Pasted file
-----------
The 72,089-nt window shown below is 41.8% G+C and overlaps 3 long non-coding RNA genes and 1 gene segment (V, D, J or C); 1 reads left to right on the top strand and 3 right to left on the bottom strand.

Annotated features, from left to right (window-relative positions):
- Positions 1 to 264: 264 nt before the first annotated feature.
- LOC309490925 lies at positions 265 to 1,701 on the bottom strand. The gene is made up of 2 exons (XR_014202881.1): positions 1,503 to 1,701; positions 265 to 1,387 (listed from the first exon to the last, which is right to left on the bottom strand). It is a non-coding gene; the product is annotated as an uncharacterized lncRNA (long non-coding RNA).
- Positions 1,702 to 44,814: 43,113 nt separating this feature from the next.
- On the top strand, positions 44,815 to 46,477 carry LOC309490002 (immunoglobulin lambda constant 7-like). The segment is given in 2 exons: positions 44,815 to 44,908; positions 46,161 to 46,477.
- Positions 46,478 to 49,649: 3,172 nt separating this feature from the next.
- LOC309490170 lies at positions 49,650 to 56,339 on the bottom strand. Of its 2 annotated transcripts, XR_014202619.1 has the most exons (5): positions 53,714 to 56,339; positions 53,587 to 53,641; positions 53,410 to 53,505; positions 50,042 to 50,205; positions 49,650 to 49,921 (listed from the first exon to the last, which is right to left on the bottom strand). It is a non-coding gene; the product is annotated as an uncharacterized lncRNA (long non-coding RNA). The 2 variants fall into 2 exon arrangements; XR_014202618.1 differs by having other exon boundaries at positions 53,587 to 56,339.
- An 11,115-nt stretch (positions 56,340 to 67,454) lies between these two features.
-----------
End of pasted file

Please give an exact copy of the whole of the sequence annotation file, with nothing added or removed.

The 72,089-nt window shown below is 41.8% G+C and overlaps 3 long non-coding RNA genes and 1 gene segment (V, D, J or C); 1 reads left to right on the top strand and 3 right to left on the bottom strand.

Annotated features, from left to right (window-relative positions):
- Positions 1 to 264: 264 nt before the first annotated feature.
- LOC309490925 lies at positions 265 to 1,701 on the bottom strand. The gene is made up of 2 exons (XR_014202881.1): positions 1,503 to 1,701; positions 265 to 1,387 (listed from the first exon to the last, which is right to left on the bottom strand). It is a non-coding gene; the product is annotated as an uncharacterized lncRNA (long non-coding RNA).
- Positions 1,702 to 44,814: 43,113 nt separating this feature from the next.
- On the top strand, positions 44,815 to 46,477 carry LOC309490002 (immunoglobulin lambda constant 7-like). The segment is given in 2 exons: positions 44,815 to 44,908; positions 46,161 to 46,477.
- Positions 46,478 to 49,649: 3,172 nt separating this feature from the next.
- LOC309490170 lies at positions 49,650 to 56,339 on the bottom strand. Of its 2 annotated transcripts, XR_014202619.1 has the most exons (5): positions 53,714 to 56,339; positions 53,587 to 53,641; positions 53,410 to 53,505; positions 50,042 to 50,205; positions 49,650 to 49,921 (listed from the first exon to the last, which is right to left on the bottom strand). It is a non-coding gene; the product is annotated as an uncharacterized lncRNA (long non-coding RNA). The 2 variants fall into 2 exon arrangements; XR_014202618.1 differs by having other exon boundaries at positions 53,587 to 56,339.
- An 11,115-nt stretch (positions 56,340 to 67,454) lies between these two features.